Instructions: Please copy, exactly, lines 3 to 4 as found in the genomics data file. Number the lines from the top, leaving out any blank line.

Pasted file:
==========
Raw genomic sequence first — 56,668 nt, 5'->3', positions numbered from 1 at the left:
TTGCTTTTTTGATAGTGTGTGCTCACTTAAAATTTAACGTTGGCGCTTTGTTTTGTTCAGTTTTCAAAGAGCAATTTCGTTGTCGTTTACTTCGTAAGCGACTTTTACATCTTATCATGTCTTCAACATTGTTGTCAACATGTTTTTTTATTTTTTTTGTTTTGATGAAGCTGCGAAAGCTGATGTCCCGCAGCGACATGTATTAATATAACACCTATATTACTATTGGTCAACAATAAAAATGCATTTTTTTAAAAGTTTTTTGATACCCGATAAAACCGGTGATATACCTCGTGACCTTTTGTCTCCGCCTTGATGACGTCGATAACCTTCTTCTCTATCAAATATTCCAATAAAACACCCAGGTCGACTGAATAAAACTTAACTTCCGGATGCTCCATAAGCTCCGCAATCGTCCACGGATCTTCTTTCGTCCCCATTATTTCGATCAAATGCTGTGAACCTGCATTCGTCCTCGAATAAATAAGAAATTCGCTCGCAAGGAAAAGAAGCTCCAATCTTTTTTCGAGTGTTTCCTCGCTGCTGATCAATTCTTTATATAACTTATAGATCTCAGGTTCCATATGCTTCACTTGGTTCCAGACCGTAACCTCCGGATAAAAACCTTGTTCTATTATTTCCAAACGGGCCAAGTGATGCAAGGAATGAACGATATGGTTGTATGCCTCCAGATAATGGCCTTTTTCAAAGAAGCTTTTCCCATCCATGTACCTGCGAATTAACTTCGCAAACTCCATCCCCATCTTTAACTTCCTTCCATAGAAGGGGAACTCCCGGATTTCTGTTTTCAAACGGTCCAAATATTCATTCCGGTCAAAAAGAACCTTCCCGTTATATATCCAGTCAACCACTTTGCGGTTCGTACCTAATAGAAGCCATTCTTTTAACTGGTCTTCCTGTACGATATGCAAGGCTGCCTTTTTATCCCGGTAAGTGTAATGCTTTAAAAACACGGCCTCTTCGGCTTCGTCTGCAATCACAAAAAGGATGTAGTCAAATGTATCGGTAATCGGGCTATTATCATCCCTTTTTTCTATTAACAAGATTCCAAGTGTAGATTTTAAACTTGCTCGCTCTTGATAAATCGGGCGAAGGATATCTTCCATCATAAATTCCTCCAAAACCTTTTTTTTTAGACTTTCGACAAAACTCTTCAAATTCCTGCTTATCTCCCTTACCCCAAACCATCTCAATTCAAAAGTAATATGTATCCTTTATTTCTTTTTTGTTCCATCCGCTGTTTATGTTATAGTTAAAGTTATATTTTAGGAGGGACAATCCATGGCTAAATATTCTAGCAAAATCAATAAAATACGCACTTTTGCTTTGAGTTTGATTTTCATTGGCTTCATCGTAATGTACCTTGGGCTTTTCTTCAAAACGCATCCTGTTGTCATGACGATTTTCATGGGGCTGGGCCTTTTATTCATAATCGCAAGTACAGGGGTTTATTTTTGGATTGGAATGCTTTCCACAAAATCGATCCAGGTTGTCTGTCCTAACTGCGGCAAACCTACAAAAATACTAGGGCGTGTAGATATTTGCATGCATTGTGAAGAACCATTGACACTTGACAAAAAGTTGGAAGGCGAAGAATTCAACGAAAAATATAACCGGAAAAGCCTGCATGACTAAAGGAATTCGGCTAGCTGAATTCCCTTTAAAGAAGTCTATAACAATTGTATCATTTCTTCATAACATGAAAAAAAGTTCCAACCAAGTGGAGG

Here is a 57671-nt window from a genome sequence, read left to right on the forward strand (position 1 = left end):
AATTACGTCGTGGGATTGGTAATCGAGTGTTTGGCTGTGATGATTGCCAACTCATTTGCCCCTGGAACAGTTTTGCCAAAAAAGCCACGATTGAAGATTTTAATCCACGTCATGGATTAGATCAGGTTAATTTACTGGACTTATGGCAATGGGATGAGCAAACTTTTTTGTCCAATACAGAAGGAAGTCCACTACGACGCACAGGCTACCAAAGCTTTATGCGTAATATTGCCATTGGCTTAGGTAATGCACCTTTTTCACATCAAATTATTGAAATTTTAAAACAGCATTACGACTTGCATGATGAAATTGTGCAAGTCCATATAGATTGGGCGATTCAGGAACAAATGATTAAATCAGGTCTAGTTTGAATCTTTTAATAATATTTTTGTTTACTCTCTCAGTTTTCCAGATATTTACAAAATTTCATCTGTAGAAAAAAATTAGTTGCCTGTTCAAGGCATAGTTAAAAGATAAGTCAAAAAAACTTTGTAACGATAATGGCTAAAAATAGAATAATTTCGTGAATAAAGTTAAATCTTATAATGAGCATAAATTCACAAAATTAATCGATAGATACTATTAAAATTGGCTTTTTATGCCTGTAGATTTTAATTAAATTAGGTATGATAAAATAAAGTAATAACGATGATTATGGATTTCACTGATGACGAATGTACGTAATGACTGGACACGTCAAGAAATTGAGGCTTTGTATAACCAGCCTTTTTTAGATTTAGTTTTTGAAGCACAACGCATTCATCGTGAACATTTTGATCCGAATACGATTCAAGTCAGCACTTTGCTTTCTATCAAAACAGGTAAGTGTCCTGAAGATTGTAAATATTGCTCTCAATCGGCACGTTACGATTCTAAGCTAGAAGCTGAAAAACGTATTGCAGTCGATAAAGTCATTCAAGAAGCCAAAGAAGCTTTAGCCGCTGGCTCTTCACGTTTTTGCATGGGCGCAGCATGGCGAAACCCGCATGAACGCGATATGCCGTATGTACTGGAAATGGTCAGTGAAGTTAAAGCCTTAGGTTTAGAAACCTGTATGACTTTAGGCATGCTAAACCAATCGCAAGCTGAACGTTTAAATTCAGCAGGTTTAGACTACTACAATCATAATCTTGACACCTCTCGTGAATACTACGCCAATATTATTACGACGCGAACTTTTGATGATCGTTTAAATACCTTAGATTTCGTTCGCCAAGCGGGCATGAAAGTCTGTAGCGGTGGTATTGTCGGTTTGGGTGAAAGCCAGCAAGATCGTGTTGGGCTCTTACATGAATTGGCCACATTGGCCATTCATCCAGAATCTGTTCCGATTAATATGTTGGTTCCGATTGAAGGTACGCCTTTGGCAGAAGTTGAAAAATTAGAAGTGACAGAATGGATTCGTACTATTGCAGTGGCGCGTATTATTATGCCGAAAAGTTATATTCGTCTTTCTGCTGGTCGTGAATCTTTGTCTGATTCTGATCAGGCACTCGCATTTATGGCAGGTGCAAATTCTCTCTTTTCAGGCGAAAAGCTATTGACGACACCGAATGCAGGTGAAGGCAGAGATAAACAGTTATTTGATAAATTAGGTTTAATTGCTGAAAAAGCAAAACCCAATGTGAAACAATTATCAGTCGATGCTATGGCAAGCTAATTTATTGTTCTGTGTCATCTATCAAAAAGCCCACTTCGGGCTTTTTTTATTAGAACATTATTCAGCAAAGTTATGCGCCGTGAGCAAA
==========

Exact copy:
Here is a 57671-nt window from a genome sequence, read left to right on the forward strand (position 1 = left end):
AATTACGTCGTGGGATTGGTAATCGAGTGTTTGGCTGTGATGATTGCCAACTCATTTGCCCCTGGAACAGTTTTGCCAAAAAAGCCACGATTGAAGATTTTAATCCACGTCATGGATTAGATCAGGTTAATTTACTGGACTTATGGCAATGGGATGAGCAAACTTTTTTGTCCAATACAGAAGGAAGTCCACTACGACGCACAGGCTACCAAAGCTTTATGCGTAATATTGCCATTGGCTTAGGTAATGCACCTTTTTCACATCAAATTATTGAAATTTTAAAACAGCATTACGACTTGCATGATGAAATTGTGCAAGTCCATATAGATTGGGCGATTCAGGAACAAATGATTAAATCAGGTCTAGTTTGAATCTTTTAATAATATTTTTGTTTACTCTCTCAGTTTTCCAGATATTTACAAAATTTCATCTGTAGAAAAAAATTAGTTGCCTGTTCAAGGCATAGTTAAAAGATAAGTCAAAAAAACTTTGTAACGATAATGGCTAAAAATAGAATAATTTCGTGAATAAAGTTAAATCTTATAATGAGCATAAATTCACAAAATTAATCGATAGATACTATTAAAATTGGCTTTTTATGCCTGTAGATTTTAATTAAATTAGGTATGATAAAATAAAGTAATAACGATGATTATGGATTTCACTGATGACGAATGTACGTAATGACTGGACACGTCAAGAAATTGAGGCTTTGTATAACCAGCCTTTTTTAGATTTAGTTTTTGAAGCACAACGCATTCATCGTGAACATTTTGATCCGAATACGATTCAAGTCAGCACTTTGCTTTCTATCAAAACAGGTAAGTGTCCTGAAGATTGTAAATATTGCTCTCAATCGGCACGTTACGATTCTAAGCTAGAAGCTGAAAAACGTATTGCAGTCGATAAAGTCATTCAAGAAGCCAAAGAAGCTTTAGCCGCTGGCTCTTCACGTTTTTGCATGGGCGCAGCATGGCGAAACCCGCATGAACGCGATATGCCGTATGTACTGGAAATGGTCAGTGAAGTTAAAGCCTTAGGTTTAGAAACCTGTATGACTTTAGGCATGCTAAACCAATCGCAAGCTGAACGTTTAAATTCAGCAGGTTTAGACTACTACAATCATAATCTTGACACCTCTCGTGAATACTACGCCAATATTATTACGACGCGAACTTTTGATGATCGTTTAAATACCTTAGATTTCGTTCGCCAAGCGGGCATGAAAGTCTGTAGCGGTGGTATTGTCGGTTTGGGTGAAAGCCAGCAAGATCGTGTTGGGCTCTTACATGAATTGGCCACATTGGCCATTCATCCAGAATCTGTTCCGATTAATATGTTGGTTCCGATTGAAGGTACGCCTTTGGCAGAAGTTGAAAAATTAGAAGTGACAGAATGGATTCGTACTATTGCAGTGGCGCGTATTATTATGCCGAAAAGTTATATTCGTCTTTCTGCTGGTCGTGAATCTTTGTCTGATTCTGATCAGGCACTCGCATTTATGGCAGGTGCAAATTCTCTCTTTTCAGGCGAAAAGCTATTGACGACACCGAATGCAGGTGAAGGCAGAGATAAACAGTTATTTGATAAATTAGGTTTAATTGCTGAAAAAGCAAAACCCAATGTGAAACAATTATCAGTCGATGCTATGGCAAGCTAATTTATTGTTCTGTGTCATCTATCAAAAAGCCCACTTCGGGCTTTTTTTATTAGAACATTATTCAGCAAAGTTATGCGCCGTGAGCAAA